Roundup: Julia Marino, Beach Digs, Beach Dogs …


A bigger crowd will honor Olympic medalist Julia Marino tomorrow than was on hand when she actually won it.

Spectators were not allowed on the Chinese mountain where the Westport native snagged her snowboard slopestyle silver. Her parents, sister and friends watched from half a world away, on Vivid-Tek’s big screen.

They — and many more fans — will fill the Trefz Forum tomorrow, for the town’s celebration.

But if you haven’t already registered, don’t try getting in. All the (free) tickets were gone in a few hours.

You can still see it, though. The 7 p.m. event will be livestreamed. Click here for the link.

Hey — if watching Julia win an Olympic medal on a screen was good enough for her family, doing the same for her celebration should be okay for you.

Julia Marino, on the Olympic podium. Tomorrow she’ll stand on the Library stage.


Fashionably Westport — the Downtown Association’s great benefit for Project Return, the Homes with Hope program for homeless women — kicked off last night with a runway event at the Westport Library.

Fashionably Westport continues today (Friday, April 1) with activities and promotions at downtown and Playhouse Square retailers and salons

Participating merchants include Middlemarch, WEST, Noya Jewelry Design, FRED, Marine Layer, Splash of Pink, Southern Tide, Cotelac, Barbour, Stephen Kempson London, Express Edit, Winged Monkey, Fleet Feet, The Plumed Serpent, Bobbles & Lace, Brochu Walker, 7 For All Mankind, Splendid, Scout and Molly’s, Great Stuff, Pure Salon and Artistex.

Looking fashionable last night at the Library (from left): Homes with Hope CEO Helen McAlinden, RTM member Sal Liccione, frequent food drive volunteer Anna Rycenga, Police Chief Foti Koskinas, 1st Selectwoman Jen Tooker, Westport Downtown Association president Maxx Crowley.


Some of Westport’s most historic, unique — and breathtaking — homes are for sale.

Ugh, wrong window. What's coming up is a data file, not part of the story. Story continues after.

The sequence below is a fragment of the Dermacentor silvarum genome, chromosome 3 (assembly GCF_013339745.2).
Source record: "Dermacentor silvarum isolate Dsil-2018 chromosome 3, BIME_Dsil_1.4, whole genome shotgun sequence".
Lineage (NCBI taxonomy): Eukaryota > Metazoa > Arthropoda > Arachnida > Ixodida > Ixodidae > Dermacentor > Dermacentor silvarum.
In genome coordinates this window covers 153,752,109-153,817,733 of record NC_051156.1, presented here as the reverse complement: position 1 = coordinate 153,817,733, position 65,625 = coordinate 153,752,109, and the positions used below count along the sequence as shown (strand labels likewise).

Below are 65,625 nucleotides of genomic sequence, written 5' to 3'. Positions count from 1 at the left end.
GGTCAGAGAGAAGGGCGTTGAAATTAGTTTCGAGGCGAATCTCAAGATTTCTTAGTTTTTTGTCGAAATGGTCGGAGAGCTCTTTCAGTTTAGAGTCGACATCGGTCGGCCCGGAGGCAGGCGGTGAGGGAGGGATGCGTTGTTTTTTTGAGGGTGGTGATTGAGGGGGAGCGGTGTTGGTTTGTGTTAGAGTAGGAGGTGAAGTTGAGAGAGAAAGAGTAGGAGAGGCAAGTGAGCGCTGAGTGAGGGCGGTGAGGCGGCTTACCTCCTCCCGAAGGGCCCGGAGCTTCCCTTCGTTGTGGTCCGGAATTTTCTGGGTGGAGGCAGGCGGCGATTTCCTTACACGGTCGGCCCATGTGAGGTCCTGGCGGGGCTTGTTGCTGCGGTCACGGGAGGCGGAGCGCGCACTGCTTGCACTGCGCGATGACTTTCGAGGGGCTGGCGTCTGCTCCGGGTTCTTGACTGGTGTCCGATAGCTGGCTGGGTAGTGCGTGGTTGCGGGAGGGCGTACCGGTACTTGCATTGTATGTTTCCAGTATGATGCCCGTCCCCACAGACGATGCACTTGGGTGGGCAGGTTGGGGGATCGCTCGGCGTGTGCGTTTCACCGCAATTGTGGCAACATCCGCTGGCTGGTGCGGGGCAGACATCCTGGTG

And they’re all next to each other, on one of Westport’s most historic and unique sites: Compo Mill Cove.

#44 — a 1917 bungalow — is the gray house, most visible (and most painted and photographed) from Old Mill Beach. The oldest one on the Cove, with original framing and fireplace intact, it’s accessible via a footpath and teak boardwalk, just beyond 2 wooden bridges.

Incredibly, it never floods. Even Superstorm Sandy did no damage. The price was recently reduced to $3.295 million.

Fun at 44 Compo Mill Cove.

Also on the market: #42 (the cottage rebuilt in 2006 by Michael Greenberg), and #48 Compo Mill Cove. Like #44, they’re owned by Robin Tauck, and feature natural plantings. Together, they’re on hundreds of feet of private beachfront.

42 Compo Mill Cove, aka “The Pirate Shack.”

There’s an open house for all 3 Sunday (April 3, 1 to 3 p.m.). Park in the Old Mill lot, and walk over the bridges.

PS: Though not owned by Robin, #46 is far sale too. That means all of the Cove point is for sale.

Buy one of these spectacular homes.

Or all 4!

44 Compo Mill Cove is the gray house on the right side of this photo. Other homes nearby are also for sale.


April 1 is noteworthy for 2 things:

  • April Fool’s Day
  • The start of the 6-month dog ban at Westport beaches.

A couple of alert readers/avid dog owners captured the final day of Fido and Fifi’s freedom yesterday, at Compo.

Frank, Oggy, Utah and Winston (Photo/Nicola Sharian)

(Photo/Collette Winn)

See you October 1!